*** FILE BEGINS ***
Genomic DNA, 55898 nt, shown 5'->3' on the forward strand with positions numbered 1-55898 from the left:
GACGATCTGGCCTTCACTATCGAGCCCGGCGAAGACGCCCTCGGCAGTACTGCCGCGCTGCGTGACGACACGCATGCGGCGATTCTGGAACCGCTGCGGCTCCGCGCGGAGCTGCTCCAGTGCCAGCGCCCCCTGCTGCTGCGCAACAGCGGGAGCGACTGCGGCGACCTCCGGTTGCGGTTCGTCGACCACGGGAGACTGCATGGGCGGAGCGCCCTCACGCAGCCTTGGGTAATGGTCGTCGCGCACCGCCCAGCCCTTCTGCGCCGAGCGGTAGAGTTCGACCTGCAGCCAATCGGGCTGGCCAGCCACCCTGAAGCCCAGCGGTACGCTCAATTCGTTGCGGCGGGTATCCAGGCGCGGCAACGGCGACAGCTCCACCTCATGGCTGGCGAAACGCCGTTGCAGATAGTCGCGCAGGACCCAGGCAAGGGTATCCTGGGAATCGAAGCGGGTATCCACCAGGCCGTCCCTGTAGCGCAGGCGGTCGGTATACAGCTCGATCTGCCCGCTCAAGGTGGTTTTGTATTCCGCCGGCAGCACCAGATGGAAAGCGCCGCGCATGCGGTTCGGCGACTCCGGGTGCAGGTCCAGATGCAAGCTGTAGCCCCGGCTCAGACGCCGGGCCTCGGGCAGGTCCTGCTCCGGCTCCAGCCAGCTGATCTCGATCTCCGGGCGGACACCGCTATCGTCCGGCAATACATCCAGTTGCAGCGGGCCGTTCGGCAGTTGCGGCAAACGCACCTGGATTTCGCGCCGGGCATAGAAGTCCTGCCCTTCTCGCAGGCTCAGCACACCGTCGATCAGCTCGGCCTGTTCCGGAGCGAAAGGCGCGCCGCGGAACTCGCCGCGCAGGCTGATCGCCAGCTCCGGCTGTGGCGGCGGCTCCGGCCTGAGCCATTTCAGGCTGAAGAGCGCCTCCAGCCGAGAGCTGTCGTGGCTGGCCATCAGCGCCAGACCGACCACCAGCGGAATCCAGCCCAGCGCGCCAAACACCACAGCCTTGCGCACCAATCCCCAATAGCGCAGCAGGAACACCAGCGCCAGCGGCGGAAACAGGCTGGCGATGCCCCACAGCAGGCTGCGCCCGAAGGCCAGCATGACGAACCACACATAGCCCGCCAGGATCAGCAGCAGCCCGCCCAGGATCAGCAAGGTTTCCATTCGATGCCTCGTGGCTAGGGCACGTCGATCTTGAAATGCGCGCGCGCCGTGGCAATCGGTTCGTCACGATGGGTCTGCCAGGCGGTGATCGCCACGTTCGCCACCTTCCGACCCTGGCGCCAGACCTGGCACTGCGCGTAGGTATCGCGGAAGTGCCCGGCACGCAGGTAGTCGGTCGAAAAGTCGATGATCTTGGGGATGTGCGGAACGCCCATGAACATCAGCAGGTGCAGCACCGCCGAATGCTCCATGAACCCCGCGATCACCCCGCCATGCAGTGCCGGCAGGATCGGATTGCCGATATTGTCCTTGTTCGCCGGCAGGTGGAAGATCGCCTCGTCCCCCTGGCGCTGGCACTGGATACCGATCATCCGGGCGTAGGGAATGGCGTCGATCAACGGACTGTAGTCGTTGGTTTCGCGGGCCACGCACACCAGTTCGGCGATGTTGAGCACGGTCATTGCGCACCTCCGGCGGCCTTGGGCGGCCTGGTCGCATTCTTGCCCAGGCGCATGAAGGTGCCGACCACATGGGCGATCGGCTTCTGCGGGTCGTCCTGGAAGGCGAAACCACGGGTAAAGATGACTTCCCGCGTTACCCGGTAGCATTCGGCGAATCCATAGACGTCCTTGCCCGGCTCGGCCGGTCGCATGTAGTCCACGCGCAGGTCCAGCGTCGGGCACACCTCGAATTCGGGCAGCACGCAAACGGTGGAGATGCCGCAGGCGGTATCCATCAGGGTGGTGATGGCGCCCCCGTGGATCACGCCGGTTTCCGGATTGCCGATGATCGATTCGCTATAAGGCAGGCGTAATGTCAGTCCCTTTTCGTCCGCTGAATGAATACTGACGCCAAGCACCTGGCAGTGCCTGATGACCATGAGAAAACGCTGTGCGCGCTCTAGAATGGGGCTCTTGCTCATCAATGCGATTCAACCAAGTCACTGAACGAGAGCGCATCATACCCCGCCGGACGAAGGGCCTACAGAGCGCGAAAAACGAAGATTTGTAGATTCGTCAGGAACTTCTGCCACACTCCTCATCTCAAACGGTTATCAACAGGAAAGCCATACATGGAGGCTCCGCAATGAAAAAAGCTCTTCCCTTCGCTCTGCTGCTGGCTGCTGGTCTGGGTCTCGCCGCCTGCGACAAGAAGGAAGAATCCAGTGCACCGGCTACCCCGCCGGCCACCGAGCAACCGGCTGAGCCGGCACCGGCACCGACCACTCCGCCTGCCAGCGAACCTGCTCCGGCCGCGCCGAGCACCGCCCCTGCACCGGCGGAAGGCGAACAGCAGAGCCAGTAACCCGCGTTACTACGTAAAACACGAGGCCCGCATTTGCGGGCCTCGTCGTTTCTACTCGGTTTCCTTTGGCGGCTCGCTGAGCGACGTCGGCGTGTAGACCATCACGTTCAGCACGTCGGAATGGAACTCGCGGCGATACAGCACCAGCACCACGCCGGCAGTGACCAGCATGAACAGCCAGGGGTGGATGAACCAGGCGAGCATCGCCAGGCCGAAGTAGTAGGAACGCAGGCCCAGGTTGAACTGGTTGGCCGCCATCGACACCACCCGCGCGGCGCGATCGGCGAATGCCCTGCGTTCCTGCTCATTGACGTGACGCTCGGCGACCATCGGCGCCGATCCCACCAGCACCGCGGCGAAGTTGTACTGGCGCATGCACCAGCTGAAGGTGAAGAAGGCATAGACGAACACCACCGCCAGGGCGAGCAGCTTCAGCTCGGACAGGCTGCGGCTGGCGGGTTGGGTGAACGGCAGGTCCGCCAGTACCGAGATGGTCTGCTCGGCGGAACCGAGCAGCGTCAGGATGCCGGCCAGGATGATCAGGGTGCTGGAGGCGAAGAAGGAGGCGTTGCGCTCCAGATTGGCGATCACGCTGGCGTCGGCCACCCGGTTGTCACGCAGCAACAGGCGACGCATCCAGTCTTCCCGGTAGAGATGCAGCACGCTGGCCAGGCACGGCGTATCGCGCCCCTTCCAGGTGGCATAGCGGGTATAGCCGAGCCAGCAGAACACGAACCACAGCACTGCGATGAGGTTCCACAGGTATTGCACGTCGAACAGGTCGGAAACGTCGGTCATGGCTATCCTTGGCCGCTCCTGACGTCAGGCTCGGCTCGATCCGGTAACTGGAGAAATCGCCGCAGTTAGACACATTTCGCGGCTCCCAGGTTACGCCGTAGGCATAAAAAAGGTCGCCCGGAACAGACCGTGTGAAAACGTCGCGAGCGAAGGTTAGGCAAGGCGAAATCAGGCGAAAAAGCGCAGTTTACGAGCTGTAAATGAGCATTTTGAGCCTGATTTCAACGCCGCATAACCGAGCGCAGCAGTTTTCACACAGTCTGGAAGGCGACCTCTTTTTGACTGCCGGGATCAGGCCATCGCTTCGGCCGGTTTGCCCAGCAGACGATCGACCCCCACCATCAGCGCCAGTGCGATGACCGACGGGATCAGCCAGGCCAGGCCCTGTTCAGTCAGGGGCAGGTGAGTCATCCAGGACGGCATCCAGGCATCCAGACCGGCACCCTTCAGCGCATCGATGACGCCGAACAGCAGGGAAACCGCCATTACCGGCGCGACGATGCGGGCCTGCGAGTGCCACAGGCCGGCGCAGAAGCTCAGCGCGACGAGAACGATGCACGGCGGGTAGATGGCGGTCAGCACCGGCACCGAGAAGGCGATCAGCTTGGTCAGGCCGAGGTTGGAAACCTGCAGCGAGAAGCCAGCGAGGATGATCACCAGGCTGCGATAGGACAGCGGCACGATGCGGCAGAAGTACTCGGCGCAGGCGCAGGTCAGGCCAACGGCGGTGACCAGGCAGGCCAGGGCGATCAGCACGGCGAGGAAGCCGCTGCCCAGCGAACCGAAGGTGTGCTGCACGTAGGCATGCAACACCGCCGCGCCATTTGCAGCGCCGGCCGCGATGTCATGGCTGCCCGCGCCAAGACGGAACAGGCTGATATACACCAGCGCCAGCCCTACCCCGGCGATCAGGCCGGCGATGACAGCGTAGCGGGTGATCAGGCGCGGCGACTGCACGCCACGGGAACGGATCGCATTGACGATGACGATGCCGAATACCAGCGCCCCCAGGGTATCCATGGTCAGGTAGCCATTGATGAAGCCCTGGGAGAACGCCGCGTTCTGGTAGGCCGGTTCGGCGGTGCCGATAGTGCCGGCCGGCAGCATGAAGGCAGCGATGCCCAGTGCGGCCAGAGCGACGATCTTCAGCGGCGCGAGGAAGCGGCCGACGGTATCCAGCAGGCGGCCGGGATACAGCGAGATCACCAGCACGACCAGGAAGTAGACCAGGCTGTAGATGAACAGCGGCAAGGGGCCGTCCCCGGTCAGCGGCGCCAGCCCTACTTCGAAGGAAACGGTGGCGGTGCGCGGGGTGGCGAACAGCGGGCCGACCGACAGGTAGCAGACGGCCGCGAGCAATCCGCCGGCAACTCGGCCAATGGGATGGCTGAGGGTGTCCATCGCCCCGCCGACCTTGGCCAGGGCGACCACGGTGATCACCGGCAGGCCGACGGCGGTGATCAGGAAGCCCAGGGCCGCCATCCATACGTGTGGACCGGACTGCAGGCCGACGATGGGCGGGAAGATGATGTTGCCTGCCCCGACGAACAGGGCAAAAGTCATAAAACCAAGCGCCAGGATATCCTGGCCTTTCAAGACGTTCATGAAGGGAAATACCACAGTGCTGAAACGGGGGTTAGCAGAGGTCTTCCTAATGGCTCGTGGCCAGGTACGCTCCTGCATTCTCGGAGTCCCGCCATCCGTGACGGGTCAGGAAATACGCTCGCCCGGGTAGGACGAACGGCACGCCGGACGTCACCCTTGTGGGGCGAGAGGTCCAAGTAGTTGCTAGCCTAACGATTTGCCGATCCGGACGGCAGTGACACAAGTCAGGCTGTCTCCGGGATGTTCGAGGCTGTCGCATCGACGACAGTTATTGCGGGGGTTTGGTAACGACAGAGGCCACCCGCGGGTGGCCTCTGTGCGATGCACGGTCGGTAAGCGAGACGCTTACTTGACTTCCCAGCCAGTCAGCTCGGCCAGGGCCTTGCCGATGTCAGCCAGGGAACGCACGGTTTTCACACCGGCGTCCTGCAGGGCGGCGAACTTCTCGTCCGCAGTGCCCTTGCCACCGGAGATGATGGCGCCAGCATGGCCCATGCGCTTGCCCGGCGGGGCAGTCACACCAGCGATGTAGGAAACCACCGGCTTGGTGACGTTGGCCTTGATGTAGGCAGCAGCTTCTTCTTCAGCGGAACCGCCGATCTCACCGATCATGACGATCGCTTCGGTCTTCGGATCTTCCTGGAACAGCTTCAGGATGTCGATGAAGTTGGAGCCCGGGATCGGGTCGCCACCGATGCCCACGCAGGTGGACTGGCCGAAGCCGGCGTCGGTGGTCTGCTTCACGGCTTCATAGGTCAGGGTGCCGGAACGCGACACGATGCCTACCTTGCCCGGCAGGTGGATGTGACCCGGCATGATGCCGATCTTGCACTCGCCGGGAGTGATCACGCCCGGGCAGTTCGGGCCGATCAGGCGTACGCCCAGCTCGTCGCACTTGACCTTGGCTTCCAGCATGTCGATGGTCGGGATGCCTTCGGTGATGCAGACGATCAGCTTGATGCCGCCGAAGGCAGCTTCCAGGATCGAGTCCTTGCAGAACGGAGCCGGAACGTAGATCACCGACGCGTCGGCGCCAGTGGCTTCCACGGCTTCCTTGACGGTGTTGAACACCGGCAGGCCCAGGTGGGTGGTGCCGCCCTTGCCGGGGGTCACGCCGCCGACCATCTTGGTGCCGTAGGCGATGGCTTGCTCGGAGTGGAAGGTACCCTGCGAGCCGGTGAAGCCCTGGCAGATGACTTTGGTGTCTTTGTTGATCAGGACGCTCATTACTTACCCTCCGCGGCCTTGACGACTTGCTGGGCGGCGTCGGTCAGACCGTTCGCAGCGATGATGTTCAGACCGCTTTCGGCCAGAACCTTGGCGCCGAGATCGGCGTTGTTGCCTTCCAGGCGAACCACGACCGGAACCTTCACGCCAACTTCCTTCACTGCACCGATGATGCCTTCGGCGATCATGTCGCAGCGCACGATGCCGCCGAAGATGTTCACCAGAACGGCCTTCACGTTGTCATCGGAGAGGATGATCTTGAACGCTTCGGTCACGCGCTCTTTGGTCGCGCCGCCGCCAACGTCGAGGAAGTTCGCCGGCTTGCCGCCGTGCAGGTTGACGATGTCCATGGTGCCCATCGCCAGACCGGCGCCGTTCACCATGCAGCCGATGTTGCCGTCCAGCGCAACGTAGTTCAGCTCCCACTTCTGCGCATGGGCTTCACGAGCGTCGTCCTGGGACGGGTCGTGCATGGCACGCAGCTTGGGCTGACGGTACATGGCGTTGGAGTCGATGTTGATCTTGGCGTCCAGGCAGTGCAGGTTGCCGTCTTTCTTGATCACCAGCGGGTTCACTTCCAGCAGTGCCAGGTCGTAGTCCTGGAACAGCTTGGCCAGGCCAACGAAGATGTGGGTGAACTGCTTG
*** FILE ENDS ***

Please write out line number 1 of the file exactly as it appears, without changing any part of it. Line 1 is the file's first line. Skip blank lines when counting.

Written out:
Genomic DNA, 55898 nt, shown 5'->3' on the forward strand with positions numbered 1-55898 from the left: